The Home Ministry claims Mr. Taseer attempted to “conceal information” that his father was of Pakistani origin.
In a dramatic move, the government announced it will revoke the Overseas Citizen of India (OCI) card to famous author and journalist Aatish Taseer over what it claimed was his attempt to “conceal information” that his father, Salman Taseer, was of Pakistani origin. In an official statement, which Mr. Aatish Taseer denied, the Ministry of Home Affairs said that he had “failed to dispute the notice” it had sent asking him to explain the lapse.
“Mr. Taseer was given the opportunity to submit his reply/objections regarding his PIO/OCI cards, but he failed to dispute the notice,” the Home Ministry said in its statement on November 7 night. “Thus, Aatish Ali Taseer becomes ineligible to hold an OCI card as per the Citizenship Act, 1955. He has clearly not complied with very basic requirements and hidden information,” it added.
In its notice dated August 13, 2019, which The Hindu has accessed, the Home Ministry said that Mr. Aatish Taseer had failed to disclose that his father, the former Governor of Pakistan’s Punjab was of Pakistani origin, and had only provided details of his mother, veteran Indian journalist Tavleen Singh.
In his reply on September 6 to the August 13 notice, and a subsequent notice dated September 3, Mr. Aatish Taseer had explained that his parents had never been legally married, and his mother was his sole legal guardian.
“Their relationship occurred when they were both resident in the United Kingdom and Salman Taseer stated (accurately) that he was a U.K. citizen and passport holder,” Mr. Aatish Taseer said in his reply sent to the Indian Consulate in New York, which was acknowledged by Deputy Consul-General Shatrughna Sinha.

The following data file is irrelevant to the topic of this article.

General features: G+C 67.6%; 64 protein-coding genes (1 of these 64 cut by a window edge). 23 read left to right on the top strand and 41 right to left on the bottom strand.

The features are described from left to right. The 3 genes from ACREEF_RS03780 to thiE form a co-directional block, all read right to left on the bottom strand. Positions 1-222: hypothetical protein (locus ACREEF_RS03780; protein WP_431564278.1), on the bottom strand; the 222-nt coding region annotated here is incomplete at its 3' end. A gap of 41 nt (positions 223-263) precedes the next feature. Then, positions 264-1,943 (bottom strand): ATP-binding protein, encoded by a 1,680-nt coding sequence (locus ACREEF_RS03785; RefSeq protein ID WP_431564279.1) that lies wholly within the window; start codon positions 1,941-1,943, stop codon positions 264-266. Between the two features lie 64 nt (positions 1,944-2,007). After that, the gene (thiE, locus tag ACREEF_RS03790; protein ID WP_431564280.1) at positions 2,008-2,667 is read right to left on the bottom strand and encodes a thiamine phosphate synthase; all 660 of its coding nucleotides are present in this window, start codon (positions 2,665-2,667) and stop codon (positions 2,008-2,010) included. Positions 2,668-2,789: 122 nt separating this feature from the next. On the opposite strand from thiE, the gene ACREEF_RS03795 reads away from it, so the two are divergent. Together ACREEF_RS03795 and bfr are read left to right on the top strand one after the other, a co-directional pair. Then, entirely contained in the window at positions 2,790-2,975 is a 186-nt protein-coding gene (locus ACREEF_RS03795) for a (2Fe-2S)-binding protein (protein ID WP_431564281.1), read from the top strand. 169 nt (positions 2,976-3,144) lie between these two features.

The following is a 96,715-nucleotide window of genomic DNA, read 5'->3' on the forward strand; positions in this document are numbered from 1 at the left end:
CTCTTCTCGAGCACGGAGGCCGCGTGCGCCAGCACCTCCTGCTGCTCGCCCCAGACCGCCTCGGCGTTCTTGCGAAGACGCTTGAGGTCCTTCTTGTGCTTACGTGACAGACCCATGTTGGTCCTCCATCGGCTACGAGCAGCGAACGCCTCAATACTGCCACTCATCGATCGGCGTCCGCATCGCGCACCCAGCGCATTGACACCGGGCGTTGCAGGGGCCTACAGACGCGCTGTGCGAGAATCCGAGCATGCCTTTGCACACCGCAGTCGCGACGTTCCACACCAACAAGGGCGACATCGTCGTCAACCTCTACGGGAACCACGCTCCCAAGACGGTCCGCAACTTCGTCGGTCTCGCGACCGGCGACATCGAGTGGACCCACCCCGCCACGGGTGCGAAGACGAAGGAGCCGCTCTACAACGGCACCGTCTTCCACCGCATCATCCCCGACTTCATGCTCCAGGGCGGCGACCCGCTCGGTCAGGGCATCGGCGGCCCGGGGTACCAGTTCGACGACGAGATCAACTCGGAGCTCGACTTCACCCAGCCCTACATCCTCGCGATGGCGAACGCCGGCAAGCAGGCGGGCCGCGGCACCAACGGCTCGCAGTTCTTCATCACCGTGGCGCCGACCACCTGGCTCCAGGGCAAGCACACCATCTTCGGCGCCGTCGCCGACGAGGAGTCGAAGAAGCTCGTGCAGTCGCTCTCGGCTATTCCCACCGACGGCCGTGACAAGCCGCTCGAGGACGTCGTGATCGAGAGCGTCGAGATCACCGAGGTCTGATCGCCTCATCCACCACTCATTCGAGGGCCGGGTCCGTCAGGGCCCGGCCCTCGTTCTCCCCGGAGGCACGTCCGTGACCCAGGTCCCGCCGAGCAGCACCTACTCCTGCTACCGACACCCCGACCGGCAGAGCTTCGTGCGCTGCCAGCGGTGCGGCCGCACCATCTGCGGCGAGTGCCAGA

Mr. Aatish Taseer, who grew up in Delhi and studied at the Kodaikanal International school in Tamil Nadu, now lives in New York, and had received a Person of Indian Origin (PIO) card in 2000, which was later converted to an OCI card. In his application he had referred to his mother as an Indian national, and his father, Salman Taseer, who was assassinated in Pakistan in 2011, as a “British national”, as to the “best of his knowledge” Salman Taseer held a U.K. Passport. However, Mr. Aatish Taseer and his father had been mostly estranged as was recorded in Mr. Aatish Taseer’s autobiographical work Stranger to History: A son’s journey that was published in 2007.
According to Home Ministry guidelines, one of the grounds on which OCI registration can be cancelled is when it “becomes necessary to do so in the interest of the sovereignty, integrity and security of India”. It could also be cancelled if it is found that the registration as an OCI cardholder was obtained by means of fraud, false representation or concealment of any material fact or the registered OCI cardholder has shown disaffection towards the Constitution of India or comes under any of the provisions of section 7D of the Citizenship Act, 1955. Under such provisions, the registration of such a person will not only be cancelled forthwith but he/she will also be blacklisted preventing his/ her future entry into India,” the guidelines say.